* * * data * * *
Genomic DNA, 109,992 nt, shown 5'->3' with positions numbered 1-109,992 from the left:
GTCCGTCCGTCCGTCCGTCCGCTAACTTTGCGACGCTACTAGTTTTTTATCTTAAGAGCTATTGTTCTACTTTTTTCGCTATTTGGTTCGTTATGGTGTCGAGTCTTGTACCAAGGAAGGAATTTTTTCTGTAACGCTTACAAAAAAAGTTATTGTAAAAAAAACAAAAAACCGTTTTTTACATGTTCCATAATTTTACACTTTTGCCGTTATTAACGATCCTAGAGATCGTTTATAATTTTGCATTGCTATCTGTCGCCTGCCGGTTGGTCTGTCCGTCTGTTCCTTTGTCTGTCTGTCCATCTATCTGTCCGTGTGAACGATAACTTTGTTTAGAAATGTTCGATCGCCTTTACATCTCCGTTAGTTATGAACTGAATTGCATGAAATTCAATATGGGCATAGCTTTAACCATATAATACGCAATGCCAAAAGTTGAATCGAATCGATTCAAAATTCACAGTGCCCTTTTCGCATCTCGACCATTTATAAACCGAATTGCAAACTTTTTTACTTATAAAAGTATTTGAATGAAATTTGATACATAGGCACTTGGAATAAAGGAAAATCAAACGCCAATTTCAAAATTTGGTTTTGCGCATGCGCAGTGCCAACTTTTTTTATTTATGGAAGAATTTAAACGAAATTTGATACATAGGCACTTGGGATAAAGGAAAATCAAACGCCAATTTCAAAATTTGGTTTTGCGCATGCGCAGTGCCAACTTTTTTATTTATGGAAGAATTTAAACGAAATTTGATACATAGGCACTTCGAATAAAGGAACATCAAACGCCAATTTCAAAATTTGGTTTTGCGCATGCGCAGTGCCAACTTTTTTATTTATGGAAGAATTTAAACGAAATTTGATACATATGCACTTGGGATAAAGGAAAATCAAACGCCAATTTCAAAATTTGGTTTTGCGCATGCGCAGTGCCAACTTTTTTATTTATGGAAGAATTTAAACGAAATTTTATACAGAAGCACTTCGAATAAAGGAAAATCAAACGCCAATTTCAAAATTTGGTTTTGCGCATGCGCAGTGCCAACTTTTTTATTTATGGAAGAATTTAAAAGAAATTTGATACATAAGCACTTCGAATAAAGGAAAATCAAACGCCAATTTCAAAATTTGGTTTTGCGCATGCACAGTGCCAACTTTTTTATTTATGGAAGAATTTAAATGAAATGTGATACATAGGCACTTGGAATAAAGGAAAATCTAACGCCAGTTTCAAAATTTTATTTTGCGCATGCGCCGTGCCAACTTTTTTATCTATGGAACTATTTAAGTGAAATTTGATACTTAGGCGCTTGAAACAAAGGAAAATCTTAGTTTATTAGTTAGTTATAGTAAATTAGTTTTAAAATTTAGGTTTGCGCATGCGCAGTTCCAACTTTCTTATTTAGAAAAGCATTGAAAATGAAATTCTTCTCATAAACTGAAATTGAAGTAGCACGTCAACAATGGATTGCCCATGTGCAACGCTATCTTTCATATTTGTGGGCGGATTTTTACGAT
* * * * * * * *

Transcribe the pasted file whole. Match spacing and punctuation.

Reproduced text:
Genomic DNA, 109,992 nt, shown 5'->3' with positions numbered 1-109,992 from the left:
GTCCGTCCGTCCGTCCGTCCGCTAACTTTGCGACGCTACTAGTTTTTTATCTTAAGAGCTATTGTTCTACTTTTTTCGCTATTTGGTTCGTTATGGTGTCGAGTCTTGTACCAAGGAAGGAATTTTTTCTGTAACGCTTACAAAAAAAGTTATTGTAAAAAAAACAAAAAACCGTTTTTTACATGTTCCATAATTTTACACTTTTGCCGTTATTAACGATCCTAGAGATCGTTTATAATTTTGCATTGCTATCTGTCGCCTGCCGGTTGGTCTGTCCGTCTGTTCCTTTGTCTGTCTGTCCATCTATCTGTCCGTGTGAACGATAACTTTGTTTAGAAATGTTCGATCGCCTTTACATCTCCGTTAGTTATGAACTGAATTGCATGAAATTCAATATGGGCATAGCTTTAACCATATAATACGCAATGCCAAAAGTTGAATCGAATCGATTCAAAATTCACAGTGCCCTTTTCGCATCTCGACCATTTATAAACCGAATTGCAAACTTTTTTACTTATAAAAGTATTTGAATGAAATTTGATACATAGGCACTTGGAATAAAGGAAAATCAAACGCCAATTTCAAAATTTGGTTTTGCGCATGCGCAGTGCCAACTTTTTTTATTTATGGAAGAATTTAAACGAAATTTGATACATAGGCACTTGGGATAAAGGAAAATCAAACGCCAATTTCAAAATTTGGTTTTGCGCATGCGCAGTGCCAACTTTTTTATTTATGGAAGAATTTAAACGAAATTTGATACATAGGCACTTCGAATAAAGGAACATCAAACGCCAATTTCAAAATTTGGTTTTGCGCATGCGCAGTGCCAACTTTTTTATTTATGGAAGAATTTAAACGAAATTTGATACATATGCACTTGGGATAAAGGAAAATCAAACGCCAATTTCAAAATTTGGTTTTGCGCATGCGCAGTGCCAACTTTTTTATTTATGGAAGAATTTAAACGAAATTTTATACAGAAGCACTTCGAATAAAGGAAAATCAAACGCCAATTTCAAAATTTGGTTTTGCGCATGCGCAGTGCCAACTTTTTTATTTATGGAAGAATTTAAAAGAAATTTGATACATAAGCACTTCGAATAAAGGAAAATCAAACGCCAATTTCAAAATTTGGTTTTGCGCATGCACAGTGCCAACTTTTTTATTTATGGAAGAATTTAAATGAAATGTGATACATAGGCACTTGGAATAAAGGAAAATCTAACGCCAGTTTCAAAATTTTATTTTGCGCATGCGCCGTGCCAACTTTTTTATCTATGGAACTATTTAAGTGAAATTTGATACTTAGGCGCTTGAAACAAAGGAAAATCTTAGTTTATTAGTTAGTTATAGTAAATTAGTTTTAAAATTTAGGTTTGCGCATGCGCAGTTCCAACTTTCTTATTTAGAAAAGCATTGAAAATGAAATTCTTCTCATAAACTGAAATTGAAGTAGCACGTCAACAATGGATTGCCCATGTGCAACGCTATCTTTCATATTTGTGGGCGGATTTTTACGAT